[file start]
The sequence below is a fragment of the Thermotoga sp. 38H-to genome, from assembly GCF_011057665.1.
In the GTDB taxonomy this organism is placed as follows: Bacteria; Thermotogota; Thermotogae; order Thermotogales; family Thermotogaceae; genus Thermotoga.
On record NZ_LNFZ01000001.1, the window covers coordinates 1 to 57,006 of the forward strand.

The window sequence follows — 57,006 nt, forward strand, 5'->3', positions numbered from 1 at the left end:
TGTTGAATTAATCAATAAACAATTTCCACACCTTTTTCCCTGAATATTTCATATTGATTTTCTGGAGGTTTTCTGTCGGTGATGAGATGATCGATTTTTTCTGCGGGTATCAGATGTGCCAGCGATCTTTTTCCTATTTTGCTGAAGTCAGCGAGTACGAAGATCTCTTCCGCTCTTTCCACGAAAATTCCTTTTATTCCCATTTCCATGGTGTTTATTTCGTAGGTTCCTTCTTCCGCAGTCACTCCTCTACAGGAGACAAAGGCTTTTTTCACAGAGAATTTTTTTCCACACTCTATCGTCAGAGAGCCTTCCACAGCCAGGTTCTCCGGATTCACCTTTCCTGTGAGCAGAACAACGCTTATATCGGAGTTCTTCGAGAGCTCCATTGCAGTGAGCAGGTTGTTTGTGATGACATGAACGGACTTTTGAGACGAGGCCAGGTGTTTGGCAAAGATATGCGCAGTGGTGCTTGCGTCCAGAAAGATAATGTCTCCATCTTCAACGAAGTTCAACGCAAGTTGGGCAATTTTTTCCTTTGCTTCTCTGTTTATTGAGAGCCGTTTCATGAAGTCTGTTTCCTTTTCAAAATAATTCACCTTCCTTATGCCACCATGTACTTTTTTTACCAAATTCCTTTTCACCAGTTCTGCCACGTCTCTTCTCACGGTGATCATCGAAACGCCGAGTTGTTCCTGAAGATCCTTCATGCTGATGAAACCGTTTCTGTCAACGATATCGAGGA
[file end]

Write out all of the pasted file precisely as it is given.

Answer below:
The sequence below is a fragment of the Thermotoga sp. 38H-to genome, from assembly GCF_011057665.1.
In the GTDB taxonomy this organism is placed as follows: Bacteria; Thermotogota; Thermotogae; order Thermotogales; family Thermotogaceae; genus Thermotoga.
On record NZ_LNFZ01000001.1, the window covers coordinates 1 to 57,006 of the forward strand.

The window sequence follows — 57,006 nt, forward strand, 5'->3', positions numbered from 1 at the left end:
TGTTGAATTAATCAATAAACAATTTCCACACCTTTTTCCCTGAATATTTCATATTGATTTTCTGGAGGTTTTCTGTCGGTGATGAGATGATCGATTTTTTCTGCGGGTATCAGATGTGCCAGCGATCTTTTTCCTATTTTGCTGAAGTCAGCGAGTACGAAGATCTCTTCCGCTCTTTCCACGAAAATTCCTTTTATTCCCATTTCCATGGTGTTTATTTCGTAGGTTCCTTCTTCCGCAGTCACTCCTCTACAGGAGACAAAGGCTTTTTTCACAGAGAATTTTTTTCCACACTCTATCGTCAGAGAGCCTTCCACAGCCAGGTTCTCCGGATTCACCTTTCCTGTGAGCAGAACAACGCTTATATCGGAGTTCTTCGAGAGCTCCATTGCAGTGAGCAGGTTGTTTGTGATGACATGAACGGACTTTTGAGACGAGGCCAGGTGTTTGGCAAAGATATGCGCAGTGGTGCTTGCGTCCAGAAAGATAATGTCTCCATCTTCAACGAAGTTCAACGCAAGTTGGGCAATTTTTTCCTTTGCTTCTCTGTTTATTGAGAGCCGTTTCATGAAGTCTGTTTCCTTTTCAAAATAATTCACCTTCCTTATGCCACCATGTACTTTTTTTACCAAATTCCTTTTCACCAGTTCTGCCACGTCTCTTCTCACGGTGATCATCGAAACGCCGAGTTGTTCCTGAAGATCCTTCATGCTGATGAAACCGTTTCTGTCAACGATATCGAGGA